EFCC and Gen. Jafaru: Is it Witch-Hunting or Fighting Corruption? By Armiyau Isah

It appears that the last has not been heard of the interim forfeiture order obtained by the Economic and Financial Crimes Commission (EFCC) in respect of the properties allegedly traced to one Brigadier General Jafaru Mohammed.

It may be recalled that for days the public was greeted with screaming headlines seeking to force a connection between General Jaafaru and property holdings of individuals within his social circle and in which he has no interest whatsoever. The allegation against Brig. Gen. Jaafaru referred to in the proceedings, has not been formally charged before any court, neither has he been convicted of any offence. Sadly, it seems the media reports are deliberately targeted at rubbishing the image of the officer named in the reports.

In fact, the information failed to inform the public the real owners of the alleged eight ‘choice’ properties listed against Brigadier Jaafaru when it was recently discovered that only one, a house in Wamba District which he built many years before his present appointment belongs to him.

Unfortunately, in securing the said order, which has since gone viral against the military officer, his persecutors failed to inform the court of the cost and ownership of the properties.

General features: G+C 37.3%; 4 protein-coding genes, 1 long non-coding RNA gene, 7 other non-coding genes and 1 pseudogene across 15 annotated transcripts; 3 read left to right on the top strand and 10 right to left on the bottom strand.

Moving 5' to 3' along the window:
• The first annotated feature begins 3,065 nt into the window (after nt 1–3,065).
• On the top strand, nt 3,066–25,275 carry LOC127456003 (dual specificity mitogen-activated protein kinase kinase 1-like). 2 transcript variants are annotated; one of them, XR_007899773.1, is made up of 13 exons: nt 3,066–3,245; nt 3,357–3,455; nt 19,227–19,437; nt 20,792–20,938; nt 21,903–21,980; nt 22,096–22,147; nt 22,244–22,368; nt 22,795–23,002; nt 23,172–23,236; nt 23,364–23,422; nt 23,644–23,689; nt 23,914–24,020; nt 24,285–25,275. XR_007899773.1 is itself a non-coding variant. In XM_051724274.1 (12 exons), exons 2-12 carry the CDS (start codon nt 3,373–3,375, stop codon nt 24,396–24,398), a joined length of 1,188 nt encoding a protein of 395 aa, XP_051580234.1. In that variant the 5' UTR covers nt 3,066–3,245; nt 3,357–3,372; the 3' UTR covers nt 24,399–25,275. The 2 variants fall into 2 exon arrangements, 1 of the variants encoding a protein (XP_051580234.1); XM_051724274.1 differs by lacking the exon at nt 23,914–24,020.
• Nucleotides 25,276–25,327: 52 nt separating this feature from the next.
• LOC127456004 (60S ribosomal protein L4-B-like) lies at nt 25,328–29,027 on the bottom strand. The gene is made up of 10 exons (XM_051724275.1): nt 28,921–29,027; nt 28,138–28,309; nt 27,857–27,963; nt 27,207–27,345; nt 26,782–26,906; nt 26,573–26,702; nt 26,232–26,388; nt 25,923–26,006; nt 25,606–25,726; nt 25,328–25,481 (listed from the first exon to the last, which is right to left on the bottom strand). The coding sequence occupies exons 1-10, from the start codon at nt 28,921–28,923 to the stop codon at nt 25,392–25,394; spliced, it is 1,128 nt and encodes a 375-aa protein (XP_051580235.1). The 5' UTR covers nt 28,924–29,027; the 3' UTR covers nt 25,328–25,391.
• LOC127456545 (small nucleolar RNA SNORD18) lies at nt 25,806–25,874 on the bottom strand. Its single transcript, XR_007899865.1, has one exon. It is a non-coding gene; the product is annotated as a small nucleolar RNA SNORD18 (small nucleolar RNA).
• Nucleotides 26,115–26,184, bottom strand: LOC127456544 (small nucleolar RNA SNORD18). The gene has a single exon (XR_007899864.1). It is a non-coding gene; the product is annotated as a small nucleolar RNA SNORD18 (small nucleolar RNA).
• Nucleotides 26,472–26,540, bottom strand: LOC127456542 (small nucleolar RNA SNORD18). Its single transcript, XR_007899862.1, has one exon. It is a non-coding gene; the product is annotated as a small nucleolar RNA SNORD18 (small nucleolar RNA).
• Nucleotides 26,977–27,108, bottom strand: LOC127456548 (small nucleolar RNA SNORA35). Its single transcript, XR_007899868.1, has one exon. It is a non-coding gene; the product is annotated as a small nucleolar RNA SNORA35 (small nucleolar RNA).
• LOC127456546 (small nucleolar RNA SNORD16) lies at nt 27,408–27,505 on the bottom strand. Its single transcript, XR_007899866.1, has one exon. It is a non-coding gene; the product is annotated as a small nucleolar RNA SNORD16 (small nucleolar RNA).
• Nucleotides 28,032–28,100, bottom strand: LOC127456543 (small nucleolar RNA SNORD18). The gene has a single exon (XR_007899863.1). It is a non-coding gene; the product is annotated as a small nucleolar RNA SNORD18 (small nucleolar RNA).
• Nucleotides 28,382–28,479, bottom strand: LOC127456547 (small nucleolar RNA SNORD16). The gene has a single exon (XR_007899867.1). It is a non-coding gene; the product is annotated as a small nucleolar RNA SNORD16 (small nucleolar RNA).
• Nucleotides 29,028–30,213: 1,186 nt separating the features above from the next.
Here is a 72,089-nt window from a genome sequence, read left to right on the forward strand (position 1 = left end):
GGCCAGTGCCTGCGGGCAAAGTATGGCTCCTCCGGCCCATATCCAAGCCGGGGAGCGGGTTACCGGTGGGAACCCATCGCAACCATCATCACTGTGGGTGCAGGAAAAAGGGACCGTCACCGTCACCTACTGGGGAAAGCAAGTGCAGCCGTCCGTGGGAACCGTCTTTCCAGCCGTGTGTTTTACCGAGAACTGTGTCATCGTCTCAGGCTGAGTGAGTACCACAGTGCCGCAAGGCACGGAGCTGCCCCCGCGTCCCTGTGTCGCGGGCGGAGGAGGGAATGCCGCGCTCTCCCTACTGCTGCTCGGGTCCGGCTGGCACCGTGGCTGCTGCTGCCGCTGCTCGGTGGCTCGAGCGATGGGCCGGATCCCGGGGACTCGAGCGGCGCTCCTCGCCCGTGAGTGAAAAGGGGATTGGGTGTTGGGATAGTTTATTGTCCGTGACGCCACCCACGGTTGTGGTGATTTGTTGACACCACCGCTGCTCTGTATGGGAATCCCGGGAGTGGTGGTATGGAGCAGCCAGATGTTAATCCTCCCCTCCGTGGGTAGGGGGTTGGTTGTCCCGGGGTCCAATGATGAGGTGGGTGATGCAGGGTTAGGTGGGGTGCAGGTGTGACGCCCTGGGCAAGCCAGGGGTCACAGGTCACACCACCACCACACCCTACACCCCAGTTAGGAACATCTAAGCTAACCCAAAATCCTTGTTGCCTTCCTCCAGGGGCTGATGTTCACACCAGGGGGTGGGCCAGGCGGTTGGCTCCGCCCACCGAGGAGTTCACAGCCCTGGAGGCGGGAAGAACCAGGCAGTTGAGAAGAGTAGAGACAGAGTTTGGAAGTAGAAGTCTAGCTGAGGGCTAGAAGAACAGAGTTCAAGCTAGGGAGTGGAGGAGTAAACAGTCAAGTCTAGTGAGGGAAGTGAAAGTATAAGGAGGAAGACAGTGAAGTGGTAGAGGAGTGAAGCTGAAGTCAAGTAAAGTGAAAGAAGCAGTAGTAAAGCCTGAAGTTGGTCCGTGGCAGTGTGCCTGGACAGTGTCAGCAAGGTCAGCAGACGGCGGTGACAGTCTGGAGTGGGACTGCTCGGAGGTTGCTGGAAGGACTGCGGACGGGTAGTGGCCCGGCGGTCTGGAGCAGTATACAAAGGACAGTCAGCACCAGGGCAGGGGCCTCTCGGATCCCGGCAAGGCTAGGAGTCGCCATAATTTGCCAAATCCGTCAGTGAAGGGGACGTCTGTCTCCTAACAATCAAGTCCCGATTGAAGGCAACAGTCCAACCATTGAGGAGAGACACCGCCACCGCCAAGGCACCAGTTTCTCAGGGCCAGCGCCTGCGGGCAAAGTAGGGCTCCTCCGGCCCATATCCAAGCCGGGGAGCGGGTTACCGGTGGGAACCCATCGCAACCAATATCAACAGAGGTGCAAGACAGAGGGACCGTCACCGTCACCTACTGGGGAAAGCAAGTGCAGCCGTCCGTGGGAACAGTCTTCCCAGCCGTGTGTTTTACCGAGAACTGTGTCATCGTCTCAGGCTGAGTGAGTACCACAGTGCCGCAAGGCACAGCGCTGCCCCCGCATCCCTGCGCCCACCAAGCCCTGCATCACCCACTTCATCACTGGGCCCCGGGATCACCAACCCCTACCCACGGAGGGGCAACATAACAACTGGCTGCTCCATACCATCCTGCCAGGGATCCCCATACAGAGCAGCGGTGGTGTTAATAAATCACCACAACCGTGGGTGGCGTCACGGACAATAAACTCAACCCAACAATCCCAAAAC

More surprising is the fact that the items listed in the papers that an anti-corruption agency struggled to justify as ‘choice’ properties are baffling. Some of the so-called choice properties included a plot of land at Kubwa, another plot at Katampe extension and a rented apartment in Sun City.

Another interesting angle to the story are the so-called ‘many filling stations’ without address of the locations as well as many ‘bank accounts’ that their balances in the account were not disclosed, many of which have been dormant for many years.

If indeed the subject of the allegation had and was running many filling stations while being a public servant, why were these filling station not listed and what are the balances in the so-called many account?

The anti-corruption agency must have been aware that its case against the officer was weak, hence the failure of the agency to comply with the order of the court directing the publication of the Interim Order of Forfeiture since March 9, 2021 in one national newspaper. Instead, the agency has since been feeding the media with piecemeal information about the order. The truth is that the embattled military officer is but a pawn in a bigger and complex case of chess. There is no doubt that Brigadier Mohammed is no more than a victim of power play and political vendetta.

There is need for the EFCC and other agencies of government to respect court injunctions, rather than embarking on a desperate media campaign against Gen. Jaafaru Mohammed. Otherwise, it may appear to every discerning mind that their case against the General is more of vendetta than fighting corruption.

Armiyau Isah
Kubwa, Abuja


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